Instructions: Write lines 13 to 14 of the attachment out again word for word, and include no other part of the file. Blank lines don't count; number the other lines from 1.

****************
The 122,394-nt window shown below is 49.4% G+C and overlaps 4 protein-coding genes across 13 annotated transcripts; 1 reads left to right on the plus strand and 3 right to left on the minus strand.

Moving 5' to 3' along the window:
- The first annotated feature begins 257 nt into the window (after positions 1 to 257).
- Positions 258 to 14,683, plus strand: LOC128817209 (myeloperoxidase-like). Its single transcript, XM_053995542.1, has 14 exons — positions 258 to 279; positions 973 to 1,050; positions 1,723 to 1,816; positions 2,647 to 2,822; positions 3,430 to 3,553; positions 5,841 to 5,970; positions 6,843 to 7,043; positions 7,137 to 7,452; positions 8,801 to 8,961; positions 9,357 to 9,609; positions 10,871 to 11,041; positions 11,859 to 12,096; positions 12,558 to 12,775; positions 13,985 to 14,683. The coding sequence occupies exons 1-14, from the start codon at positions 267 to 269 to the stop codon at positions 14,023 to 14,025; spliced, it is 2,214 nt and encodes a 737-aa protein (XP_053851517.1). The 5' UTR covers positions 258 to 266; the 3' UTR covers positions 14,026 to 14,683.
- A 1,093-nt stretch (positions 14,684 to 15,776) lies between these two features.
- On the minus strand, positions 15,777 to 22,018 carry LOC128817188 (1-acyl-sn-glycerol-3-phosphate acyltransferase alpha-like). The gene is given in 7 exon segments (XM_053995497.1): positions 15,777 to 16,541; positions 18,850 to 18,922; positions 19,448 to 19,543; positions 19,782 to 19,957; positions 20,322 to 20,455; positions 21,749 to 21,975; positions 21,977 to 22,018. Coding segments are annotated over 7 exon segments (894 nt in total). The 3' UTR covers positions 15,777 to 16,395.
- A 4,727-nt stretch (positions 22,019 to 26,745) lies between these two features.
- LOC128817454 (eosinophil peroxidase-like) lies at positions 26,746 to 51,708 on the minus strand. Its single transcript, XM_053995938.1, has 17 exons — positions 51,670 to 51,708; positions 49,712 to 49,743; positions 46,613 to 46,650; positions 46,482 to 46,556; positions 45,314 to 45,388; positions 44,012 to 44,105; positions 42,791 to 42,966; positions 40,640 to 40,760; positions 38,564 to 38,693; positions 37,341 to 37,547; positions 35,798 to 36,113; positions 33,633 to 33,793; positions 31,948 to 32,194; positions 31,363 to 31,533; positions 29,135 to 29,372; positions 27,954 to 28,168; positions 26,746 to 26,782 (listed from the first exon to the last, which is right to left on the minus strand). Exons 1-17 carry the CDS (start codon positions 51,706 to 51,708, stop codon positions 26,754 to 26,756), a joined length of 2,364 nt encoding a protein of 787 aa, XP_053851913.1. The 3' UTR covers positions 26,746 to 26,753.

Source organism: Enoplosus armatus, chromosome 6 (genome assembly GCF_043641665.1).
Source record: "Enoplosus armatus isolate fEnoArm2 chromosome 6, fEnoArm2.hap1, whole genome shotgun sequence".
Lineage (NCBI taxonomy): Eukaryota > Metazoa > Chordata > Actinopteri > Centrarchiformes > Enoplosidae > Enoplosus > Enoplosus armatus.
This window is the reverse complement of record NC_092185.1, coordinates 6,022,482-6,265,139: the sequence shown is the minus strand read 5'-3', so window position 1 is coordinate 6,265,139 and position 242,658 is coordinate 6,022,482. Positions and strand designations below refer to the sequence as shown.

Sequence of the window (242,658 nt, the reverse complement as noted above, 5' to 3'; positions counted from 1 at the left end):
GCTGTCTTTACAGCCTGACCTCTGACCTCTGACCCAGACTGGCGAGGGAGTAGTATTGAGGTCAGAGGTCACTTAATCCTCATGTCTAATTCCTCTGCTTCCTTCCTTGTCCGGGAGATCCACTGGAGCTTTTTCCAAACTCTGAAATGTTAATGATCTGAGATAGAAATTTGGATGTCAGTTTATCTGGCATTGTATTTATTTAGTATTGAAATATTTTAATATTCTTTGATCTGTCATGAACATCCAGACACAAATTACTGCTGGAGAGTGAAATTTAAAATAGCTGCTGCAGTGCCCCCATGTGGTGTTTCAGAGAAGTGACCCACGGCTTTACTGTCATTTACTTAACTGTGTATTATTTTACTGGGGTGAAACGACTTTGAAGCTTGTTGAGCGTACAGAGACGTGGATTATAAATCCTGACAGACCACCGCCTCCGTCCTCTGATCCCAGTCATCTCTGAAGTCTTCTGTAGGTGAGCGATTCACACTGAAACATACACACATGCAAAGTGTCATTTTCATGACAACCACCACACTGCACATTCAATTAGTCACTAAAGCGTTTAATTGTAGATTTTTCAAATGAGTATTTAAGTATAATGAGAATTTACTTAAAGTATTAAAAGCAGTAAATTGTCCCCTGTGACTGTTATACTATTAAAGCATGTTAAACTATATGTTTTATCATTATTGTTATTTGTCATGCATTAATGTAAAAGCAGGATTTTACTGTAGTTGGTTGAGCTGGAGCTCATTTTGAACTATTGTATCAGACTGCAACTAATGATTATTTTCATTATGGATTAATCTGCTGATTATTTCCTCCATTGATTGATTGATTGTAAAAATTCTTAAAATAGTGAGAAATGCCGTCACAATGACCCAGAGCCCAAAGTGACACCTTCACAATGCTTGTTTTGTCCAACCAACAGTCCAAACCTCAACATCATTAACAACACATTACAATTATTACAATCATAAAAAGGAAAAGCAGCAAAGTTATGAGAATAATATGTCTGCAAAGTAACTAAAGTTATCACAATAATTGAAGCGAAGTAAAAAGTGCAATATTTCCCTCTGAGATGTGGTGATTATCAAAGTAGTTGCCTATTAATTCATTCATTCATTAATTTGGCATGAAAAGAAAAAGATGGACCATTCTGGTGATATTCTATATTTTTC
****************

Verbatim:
Sequence of the window (242,658 nt, the reverse complement as noted above, 5' to 3'; positions counted from 1 at the left end):
GCTGTCTTTACAGCCTGACCTCTGACCTCTGACCCAGACTGGCGAGGGAGTAGTATTGAGGTCAGAGGTCACTTAATCCTCATGTCTAATTCCTCTGCTTCCTTCCTTGTCCGGGAGATCCACTGGAGCTTTTTCCAAACTCTGAAATGTTAATGATCTGAGATAGAAATTTGGATGTCAGTTTATCTGGCATTGTATTTATTTAGTATTGAAATATTTTAATATTCTTTGATCTGTCATGAACATCCAGACACAAATTACTGCTGGAGAGTGAAATTTAAAATAGCTGCTGCAGTGCCCCCATGTGGTGTTTCAGAGAAGTGACCCACGGCTTTACTGTCATTTACTTAACTGTGTATTATTTTACTGGGGTGAAACGACTTTGAAGCTTGTTGAGCGTACAGAGACGTGGATTATAAATCCTGACAGACCACCGCCTCCGTCCTCTGATCCCAGTCATCTCTGAAGTCTTCTGTAGGTGAGCGATTCACACTGAAACATACACACATGCAAAGTGTCATTTTCATGACAACCACCACACTGCACATTCAATTAGTCACTAAAGCGTTTAATTGTAGATTTTTCAAATGAGTATTTAAGTATAATGAGAATTTACTTAAAGTATTAAAAGCAGTAAATTGTCCCCTGTGACTGTTATACTATTAAAGCATGTTAAACTATATGTTTTATCATTATTGTTATTTGTCATGCATTAATGTAAAAGCAGGATTTTACTGTAGTTGGTTGAGCTGGAGCTCATTTTGAACTATTGTATCAGACTGCAACTAATGATTATTTTCATTATGGATTAATCTGCTGATTATTTCCTCCATTGATTGATTGATTGTAAAAATTCTTAAAATAGTGAGAAATGCCGTCACAATGACCCAGAGCCCAAAGTGACACCTTCACAATGCTTGTTTTGTCCAACCAACAGTCCAAACCTCAACATCATTAACAACACATTACAATTATTACAATCATAAAAAGGAAAAGCAGCAAAGTTATGAGAATAATATGTCTGCAAAGTAACTAAAGTTATCACAATAATTGAAGCGAAGTAAAAAGTGCAATATTTCCCTCTGAGATGTGGTGATTATCAAAGTAGTTGCCTATTAATTCATTCATTCATTAATTTGGCATGAAAAGAAAAAGATGGACCATTCTGGTGATATTCTATATTTTTC